@rudransh verma you are not thinking about what other people are saying to you. The median time for you to respond is 14 minutes, with several being under 4. This is not enough time for you to consider what others are saying and trying to teach you.

Some people will find this rude, arrogant, snotty and/or disrespectful, and certainly not consistent with PF values. i won't speak to that and instead point out that it's ineffective. If you want to learn, you need to be engaged.

sysprog, Doc Al and phinds
phinds said:
The equation of motion is a parabola and gravity is involved. Assume a given mass for the runner/jumper, and assume a 45 degree takeoff with a specified force and then do the calculation given the different gravity on each planet.
O yes! You are right. I didn't realize i could do that sitting on my chair. By the way what will be the equation of parabola. The parabolas I know doesn't start at (0,0). Parabola should be in the first quadrant. If I know it I will be able to figure it out. ##t^{2}=-x+1## or ##t^{2}=-x## doesn't seem right.

rudransh verma said:
O yes! You are right. I didn't realize i could do that sitting on my chair. By the way what will be the equation of parabola. The parabolas I know doesn't start at (0,0). Parabola should be in the first quadrant. If I know it I will be able to figure it out. ##t^{2}=-x+1## or ##t^{2}=-x## doesn't seem right.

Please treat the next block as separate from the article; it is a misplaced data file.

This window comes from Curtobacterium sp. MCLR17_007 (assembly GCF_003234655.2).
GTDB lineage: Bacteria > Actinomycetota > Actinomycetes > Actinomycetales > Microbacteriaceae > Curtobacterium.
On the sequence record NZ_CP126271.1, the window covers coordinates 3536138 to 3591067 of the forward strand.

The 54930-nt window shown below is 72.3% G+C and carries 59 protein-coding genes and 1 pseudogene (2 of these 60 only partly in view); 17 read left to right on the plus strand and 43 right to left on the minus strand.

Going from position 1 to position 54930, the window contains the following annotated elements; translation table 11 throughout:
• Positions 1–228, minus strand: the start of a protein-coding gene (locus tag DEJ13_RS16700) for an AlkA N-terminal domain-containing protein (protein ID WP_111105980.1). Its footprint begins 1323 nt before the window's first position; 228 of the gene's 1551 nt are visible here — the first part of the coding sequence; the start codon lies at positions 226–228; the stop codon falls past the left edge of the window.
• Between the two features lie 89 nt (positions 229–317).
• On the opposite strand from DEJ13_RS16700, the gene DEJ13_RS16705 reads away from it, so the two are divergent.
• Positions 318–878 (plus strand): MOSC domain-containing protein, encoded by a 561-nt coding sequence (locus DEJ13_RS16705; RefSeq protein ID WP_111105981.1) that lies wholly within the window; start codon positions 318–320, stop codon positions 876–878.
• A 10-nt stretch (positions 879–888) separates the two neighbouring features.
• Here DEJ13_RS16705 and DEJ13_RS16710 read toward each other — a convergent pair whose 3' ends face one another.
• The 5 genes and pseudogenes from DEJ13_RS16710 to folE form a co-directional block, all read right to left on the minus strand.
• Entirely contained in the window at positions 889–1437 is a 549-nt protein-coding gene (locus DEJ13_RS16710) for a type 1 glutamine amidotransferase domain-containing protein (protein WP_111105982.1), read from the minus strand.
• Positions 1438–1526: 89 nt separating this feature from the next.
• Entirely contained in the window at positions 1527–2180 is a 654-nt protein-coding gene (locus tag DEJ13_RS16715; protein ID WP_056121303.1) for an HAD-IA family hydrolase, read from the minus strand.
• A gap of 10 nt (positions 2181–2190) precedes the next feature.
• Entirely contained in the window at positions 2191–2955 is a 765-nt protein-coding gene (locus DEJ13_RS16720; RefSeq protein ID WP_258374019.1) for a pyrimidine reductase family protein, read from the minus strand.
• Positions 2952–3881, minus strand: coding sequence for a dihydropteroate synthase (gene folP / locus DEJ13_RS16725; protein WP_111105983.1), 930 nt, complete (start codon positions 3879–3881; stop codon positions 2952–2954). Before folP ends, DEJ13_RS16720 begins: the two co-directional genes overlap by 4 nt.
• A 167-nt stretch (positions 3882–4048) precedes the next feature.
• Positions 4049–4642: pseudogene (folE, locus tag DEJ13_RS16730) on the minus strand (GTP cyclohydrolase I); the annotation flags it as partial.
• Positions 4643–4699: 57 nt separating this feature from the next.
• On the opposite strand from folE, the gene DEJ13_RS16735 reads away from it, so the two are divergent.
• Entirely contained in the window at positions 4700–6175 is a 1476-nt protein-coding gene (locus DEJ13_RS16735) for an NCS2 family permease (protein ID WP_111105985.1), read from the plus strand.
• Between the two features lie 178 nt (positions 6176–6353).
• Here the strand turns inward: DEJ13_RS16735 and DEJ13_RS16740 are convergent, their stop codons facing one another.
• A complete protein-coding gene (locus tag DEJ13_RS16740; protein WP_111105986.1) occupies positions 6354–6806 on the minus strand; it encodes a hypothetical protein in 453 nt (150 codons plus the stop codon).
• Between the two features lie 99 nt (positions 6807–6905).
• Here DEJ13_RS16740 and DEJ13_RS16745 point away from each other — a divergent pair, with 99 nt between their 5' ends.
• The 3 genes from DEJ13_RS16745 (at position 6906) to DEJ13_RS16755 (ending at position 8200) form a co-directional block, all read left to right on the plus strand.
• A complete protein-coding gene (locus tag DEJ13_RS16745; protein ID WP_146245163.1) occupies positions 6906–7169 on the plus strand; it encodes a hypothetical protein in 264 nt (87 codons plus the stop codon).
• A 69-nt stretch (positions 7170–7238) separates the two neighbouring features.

You seem to have an extraordinarily poor understanding of math. I do not mean this as an insult, I mean it as a suggestion that perhaps you would be well-served to study a lot of basic math before you worry about physics problems since you can't do one without the other.

Parabolas don't "start" ANYWHERE. They have a particular shape but their equations are determined by, among other things, where they lie on an XY coordinate system and that can be anywhere and in any direction.

Take any specific parabolic shape and place it absolutely anywhere on an XY coordinate grid and oriented in any direction and you can write an equation that describes it.

The fact that you do not automatically realize that is the basis for my belief that you would be better off studying math than physics, until you understand math better.

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jbriggs444 and Bystander
@rudransh verma I see you have responded to my suggestion that you study math by tagging it indicating that you are skeptical. This is a perfect example of what I meant when I told you that you don't seem to believe that we here on PF know what we are talking about.